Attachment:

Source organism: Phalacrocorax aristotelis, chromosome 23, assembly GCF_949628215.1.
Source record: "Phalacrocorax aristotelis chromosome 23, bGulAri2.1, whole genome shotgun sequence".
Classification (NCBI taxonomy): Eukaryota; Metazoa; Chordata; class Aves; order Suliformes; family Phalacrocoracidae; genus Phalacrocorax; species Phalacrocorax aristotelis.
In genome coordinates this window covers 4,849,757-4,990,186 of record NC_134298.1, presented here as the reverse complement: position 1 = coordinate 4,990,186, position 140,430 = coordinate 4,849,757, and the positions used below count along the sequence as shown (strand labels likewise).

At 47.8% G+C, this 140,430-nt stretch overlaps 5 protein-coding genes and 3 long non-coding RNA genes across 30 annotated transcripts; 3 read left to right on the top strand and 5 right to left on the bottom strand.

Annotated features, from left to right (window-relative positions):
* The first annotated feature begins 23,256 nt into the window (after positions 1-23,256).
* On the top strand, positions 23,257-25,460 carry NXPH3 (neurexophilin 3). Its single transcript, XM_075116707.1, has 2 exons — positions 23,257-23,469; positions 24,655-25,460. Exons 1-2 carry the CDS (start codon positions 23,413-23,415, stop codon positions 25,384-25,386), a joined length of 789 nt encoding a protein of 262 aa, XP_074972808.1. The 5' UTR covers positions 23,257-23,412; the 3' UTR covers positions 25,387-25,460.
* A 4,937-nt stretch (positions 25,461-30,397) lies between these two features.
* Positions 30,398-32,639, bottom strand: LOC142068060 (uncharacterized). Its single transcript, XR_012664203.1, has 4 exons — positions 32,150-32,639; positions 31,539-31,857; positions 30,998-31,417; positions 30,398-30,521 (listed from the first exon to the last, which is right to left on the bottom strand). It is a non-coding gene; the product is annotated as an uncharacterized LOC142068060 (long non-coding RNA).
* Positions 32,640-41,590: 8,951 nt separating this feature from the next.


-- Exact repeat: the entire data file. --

Source organism: Phalacrocorax aristotelis, chromosome 23, assembly GCF_949628215.1.
Source record: "Phalacrocorax aristotelis chromosome 23, bGulAri2.1, whole genome shotgun sequence".
Classification (NCBI taxonomy): Eukaryota; Metazoa; Chordata; class Aves; order Suliformes; family Phalacrocoracidae; genus Phalacrocorax; species Phalacrocorax aristotelis.
In genome coordinates this window covers 4,849,757-4,990,186 of record NC_134298.1, presented here as the reverse complement: position 1 = coordinate 4,990,186, position 140,430 = coordinate 4,849,757, and the positions used below count along the sequence as shown (strand labels likewise).

At 47.8% G+C, this 140,430-nt stretch overlaps 5 protein-coding genes and 3 long non-coding RNA genes across 30 annotated transcripts; 3 read left to right on the top strand and 5 right to left on the bottom strand.

Annotated features, from left to right (window-relative positions):
* The first annotated feature begins 23,256 nt into the window (after positions 1-23,256).
* On the top strand, positions 23,257-25,460 carry NXPH3 (neurexophilin 3). Its single transcript, XM_075116707.1, has 2 exons — positions 23,257-23,469; positions 24,655-25,460. Exons 1-2 carry the CDS (start codon positions 23,413-23,415, stop codon positions 25,384-25,386), a joined length of 789 nt encoding a protein of 262 aa, XP_074972808.1. The 5' UTR covers positions 23,257-23,412; the 3' UTR covers positions 25,387-25,460.
* A 4,937-nt stretch (positions 25,461-30,397) lies between these two features.
* Positions 30,398-32,639, bottom strand: LOC142068060 (uncharacterized). Its single transcript, XR_012664203.1, has 4 exons — positions 32,150-32,639; positions 31,539-31,857; positions 30,998-31,417; positions 30,398-30,521 (listed from the first exon to the last, which is right to left on the bottom strand). It is a non-coding gene; the product is annotated as an uncharacterized LOC142068060 (long non-coding RNA).
* Positions 32,640-41,590: 8,951 nt separating this feature from the next.